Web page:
| 8:51 pm on Oct 26, 2005 (gmt 0)|
Did you require a signature, or did you allow 'Carrier Release'?
| 9:12 pm on Oct 26, 2005 (gmt 0)|
Contact UPS regardless of which option you choose for delivery. Plus, if the driver did get a signature, see who signed for it.
Sometimes the shipper loses out in these situations because what are you going to do, call the customer a liar?
|wifi on the fly|
| 9:20 pm on Oct 26, 2005 (gmt 0)|
Just call UPS and file a claim with them. Tell them your customer claims they never got the package. Then they will send the driver out to find out what is going on, when the driver can't find it they will send you a claim form which you can get everything except the shipping back. I hate when that happens :(
| 9:45 pm on Oct 26, 2005 (gmt 0)|
No we didn't require a signature it was a small $50 order. (Oops I thought that cost more but my boss says it doesn't - it's just likely to cause more returns for residential deliveries).
Thanks, we'll contact UPS and see if we can file a claim.
| 9:52 pm on Oct 26, 2005 (gmt 0)|
If you look at the tracking sometimes the driver will leave a cryptic little note regarding package placement, usually in the form of a funny name. For instance delivered to Mr. Undergrill, meaning he left under the grill. I've seen some pretty crazy stuff on our UPS tracking.
I've also had customers call 2 months after the order shipped claiming they never recieved it only to find out that it was delivered to Mr. "insert your clever place here" and when the customer checks...sure enough, there it is having sat there (sometimes in the weather) for 2 months.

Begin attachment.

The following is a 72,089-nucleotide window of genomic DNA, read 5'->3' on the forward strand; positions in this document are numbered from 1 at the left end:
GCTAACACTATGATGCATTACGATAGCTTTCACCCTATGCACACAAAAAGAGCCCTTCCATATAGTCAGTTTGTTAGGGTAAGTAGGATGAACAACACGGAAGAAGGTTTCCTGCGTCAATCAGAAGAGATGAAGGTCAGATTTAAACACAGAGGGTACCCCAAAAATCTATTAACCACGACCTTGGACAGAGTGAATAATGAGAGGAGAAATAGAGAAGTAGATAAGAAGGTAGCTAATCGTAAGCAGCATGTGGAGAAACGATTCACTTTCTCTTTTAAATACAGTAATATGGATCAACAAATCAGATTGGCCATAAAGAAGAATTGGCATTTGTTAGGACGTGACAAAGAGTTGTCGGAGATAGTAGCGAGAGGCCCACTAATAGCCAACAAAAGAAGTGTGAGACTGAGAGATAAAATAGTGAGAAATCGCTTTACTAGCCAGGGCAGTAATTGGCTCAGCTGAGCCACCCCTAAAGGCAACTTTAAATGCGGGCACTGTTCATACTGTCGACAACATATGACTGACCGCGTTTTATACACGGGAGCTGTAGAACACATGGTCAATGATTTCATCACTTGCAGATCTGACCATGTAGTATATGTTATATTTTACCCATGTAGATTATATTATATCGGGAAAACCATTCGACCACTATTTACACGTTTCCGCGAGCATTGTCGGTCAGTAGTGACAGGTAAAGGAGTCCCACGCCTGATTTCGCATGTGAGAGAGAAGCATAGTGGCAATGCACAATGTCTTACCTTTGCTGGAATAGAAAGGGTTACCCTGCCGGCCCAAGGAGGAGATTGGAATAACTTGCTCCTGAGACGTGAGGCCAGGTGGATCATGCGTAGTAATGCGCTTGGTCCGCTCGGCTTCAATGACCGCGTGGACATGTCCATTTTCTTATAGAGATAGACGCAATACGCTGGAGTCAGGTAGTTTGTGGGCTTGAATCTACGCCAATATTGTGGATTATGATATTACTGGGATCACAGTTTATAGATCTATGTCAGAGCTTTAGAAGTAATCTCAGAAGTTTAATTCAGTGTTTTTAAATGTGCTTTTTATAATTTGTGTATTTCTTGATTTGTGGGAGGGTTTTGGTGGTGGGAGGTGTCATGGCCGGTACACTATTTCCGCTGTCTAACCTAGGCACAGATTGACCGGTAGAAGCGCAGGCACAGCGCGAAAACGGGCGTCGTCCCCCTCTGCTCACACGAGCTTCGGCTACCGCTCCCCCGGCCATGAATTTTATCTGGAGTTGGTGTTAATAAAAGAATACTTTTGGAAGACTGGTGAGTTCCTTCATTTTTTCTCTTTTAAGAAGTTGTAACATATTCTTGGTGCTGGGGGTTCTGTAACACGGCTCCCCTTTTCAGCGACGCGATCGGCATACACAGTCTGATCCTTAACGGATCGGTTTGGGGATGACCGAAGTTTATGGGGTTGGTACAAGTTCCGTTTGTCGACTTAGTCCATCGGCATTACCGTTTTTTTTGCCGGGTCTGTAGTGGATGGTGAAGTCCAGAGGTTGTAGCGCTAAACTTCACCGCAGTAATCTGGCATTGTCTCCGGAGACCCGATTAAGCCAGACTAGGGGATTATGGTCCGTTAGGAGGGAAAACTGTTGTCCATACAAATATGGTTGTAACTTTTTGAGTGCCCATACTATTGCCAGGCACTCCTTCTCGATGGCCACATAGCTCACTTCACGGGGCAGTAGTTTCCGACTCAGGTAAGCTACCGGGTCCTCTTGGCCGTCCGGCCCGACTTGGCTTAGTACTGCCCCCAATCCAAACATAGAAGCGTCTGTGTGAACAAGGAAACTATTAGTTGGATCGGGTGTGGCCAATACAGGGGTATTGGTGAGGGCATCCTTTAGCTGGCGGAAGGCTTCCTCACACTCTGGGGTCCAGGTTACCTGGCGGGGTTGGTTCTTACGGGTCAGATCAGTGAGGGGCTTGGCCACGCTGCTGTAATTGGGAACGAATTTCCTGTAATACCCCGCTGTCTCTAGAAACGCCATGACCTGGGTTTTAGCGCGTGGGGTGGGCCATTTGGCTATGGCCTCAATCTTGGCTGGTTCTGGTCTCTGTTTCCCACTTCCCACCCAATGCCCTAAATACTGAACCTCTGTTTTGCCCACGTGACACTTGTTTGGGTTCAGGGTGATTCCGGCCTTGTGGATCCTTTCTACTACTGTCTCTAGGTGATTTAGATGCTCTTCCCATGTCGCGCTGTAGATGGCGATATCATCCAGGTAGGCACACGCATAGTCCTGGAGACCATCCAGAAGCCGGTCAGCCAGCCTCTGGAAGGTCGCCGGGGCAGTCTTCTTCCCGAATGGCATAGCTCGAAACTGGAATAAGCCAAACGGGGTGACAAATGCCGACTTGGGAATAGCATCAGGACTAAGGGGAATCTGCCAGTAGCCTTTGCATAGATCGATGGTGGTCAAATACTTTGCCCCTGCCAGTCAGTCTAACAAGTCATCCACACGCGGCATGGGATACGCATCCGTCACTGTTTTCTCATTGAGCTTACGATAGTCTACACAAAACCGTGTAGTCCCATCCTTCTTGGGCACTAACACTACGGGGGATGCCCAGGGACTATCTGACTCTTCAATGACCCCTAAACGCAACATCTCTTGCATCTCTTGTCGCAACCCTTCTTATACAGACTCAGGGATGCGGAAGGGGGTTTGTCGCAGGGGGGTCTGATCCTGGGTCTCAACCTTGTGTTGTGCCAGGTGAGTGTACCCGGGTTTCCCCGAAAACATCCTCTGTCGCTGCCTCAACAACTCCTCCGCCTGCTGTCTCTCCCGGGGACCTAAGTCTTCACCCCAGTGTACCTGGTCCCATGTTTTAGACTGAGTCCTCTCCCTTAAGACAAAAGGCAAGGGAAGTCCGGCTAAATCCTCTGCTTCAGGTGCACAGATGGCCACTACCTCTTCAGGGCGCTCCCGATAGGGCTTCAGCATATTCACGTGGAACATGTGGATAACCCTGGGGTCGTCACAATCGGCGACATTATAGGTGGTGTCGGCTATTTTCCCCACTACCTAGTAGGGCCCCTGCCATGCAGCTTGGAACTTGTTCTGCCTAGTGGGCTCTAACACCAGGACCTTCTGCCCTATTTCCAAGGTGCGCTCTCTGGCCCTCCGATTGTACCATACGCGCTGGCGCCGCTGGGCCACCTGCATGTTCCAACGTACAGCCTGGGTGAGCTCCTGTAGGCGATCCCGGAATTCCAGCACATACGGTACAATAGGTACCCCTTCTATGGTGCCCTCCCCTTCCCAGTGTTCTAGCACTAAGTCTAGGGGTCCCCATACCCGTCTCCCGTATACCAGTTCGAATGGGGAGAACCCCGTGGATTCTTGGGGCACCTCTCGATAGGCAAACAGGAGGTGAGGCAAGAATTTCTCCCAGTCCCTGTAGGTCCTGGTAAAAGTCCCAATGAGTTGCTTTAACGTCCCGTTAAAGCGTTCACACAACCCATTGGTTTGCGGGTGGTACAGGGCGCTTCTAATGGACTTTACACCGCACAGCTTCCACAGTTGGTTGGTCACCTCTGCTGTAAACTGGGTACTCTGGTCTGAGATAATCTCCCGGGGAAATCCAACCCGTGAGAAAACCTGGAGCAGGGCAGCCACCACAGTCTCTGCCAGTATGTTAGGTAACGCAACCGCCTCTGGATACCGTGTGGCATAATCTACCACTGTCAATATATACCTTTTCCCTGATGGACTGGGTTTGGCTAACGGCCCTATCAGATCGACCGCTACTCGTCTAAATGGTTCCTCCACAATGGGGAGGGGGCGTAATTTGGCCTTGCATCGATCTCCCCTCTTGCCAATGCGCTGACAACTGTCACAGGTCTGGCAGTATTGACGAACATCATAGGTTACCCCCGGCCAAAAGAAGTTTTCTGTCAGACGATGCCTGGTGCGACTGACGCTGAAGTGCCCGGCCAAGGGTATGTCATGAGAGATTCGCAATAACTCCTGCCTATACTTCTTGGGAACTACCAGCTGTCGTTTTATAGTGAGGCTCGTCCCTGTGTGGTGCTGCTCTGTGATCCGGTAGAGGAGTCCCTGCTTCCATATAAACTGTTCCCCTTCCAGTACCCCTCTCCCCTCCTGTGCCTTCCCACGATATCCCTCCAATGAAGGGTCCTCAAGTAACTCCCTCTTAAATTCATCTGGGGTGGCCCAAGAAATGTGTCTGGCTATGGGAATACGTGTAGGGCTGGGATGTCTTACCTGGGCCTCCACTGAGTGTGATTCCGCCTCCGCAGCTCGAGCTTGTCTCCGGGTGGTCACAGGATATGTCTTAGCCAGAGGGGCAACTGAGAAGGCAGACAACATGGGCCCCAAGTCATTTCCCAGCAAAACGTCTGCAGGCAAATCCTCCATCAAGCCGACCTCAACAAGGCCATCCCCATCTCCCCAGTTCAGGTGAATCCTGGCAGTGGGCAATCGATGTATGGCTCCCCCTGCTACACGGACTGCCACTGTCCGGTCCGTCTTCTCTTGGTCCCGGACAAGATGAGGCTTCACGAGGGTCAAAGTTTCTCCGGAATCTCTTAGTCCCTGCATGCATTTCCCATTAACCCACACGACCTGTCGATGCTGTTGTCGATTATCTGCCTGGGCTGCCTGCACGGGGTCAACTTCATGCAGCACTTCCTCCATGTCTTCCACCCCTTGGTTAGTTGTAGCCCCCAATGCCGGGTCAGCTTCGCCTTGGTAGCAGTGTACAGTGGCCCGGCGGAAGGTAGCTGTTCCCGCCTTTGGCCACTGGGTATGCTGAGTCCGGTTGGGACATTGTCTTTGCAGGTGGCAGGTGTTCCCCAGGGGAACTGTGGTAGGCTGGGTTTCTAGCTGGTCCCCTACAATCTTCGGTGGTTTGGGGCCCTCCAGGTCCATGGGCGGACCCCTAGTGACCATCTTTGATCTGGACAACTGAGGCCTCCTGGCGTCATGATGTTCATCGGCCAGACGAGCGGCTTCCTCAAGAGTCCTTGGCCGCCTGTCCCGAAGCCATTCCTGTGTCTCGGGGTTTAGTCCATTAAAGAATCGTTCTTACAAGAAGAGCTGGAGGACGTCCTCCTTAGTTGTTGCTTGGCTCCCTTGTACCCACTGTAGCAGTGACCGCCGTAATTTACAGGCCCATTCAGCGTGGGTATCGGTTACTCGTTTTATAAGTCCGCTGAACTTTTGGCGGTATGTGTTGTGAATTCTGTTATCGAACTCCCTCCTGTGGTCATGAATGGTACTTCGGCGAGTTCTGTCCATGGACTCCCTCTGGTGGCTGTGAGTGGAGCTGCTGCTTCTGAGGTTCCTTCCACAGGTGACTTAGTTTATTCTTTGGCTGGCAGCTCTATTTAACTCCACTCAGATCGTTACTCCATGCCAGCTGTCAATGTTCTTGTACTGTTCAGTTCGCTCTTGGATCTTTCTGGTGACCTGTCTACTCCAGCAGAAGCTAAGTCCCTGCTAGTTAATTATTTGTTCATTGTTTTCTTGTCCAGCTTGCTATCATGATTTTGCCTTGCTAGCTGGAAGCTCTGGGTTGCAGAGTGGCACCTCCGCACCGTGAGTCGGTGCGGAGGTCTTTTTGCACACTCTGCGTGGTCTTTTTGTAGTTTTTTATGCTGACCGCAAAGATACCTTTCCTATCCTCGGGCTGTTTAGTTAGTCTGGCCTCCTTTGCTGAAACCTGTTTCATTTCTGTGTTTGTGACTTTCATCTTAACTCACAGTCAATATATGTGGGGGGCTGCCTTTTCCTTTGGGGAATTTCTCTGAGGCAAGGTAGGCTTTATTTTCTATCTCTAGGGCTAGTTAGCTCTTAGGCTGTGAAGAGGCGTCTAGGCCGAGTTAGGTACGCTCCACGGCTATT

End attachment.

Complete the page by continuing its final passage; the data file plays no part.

| 1:06 am on Oct 27, 2005 (gmt 0)|
^^^^ exactly! "a big"internet company sent me a product and the person who signed the package was O.Sidegate. Sure enough there it was.. damn rain :(
| 6:43 am on Oct 27, 2005 (gmt 0)|
Oh, thats what those names mean. I thought it was a gisgruntled neighbor making up names and stealing packages.
| 8:45 pm on Oct 29, 2005 (gmt 0)|
We recently send a Royal Mail Special Delivery to a customer who insisted he did not received it, while Royal Mail provided the customer's sigature.
The customer refused to accept the signature belong to him. Royal mail's records shows they tried to deliver twice without sucess, then the customer collected the good. The signatory print the right name of the customer.
Royal Mail refused to make any compensation saying they are not required to verify a signature.
The customer is threatening to hire a lawyer. What can we do?
| 10:48 pm on Oct 29, 2005 (gmt 0)|
Hire a handwriting expert, and go in to court to defend yourself.
| 1:16 pm on Oct 30, 2005 (gmt 0)|
As far as UPS packages delivered without a signature, we have had a perfect record of getting UPS to pay (up to $100 + shipping).
Fill out the claims, get your rep involved (if necessary), and you will win.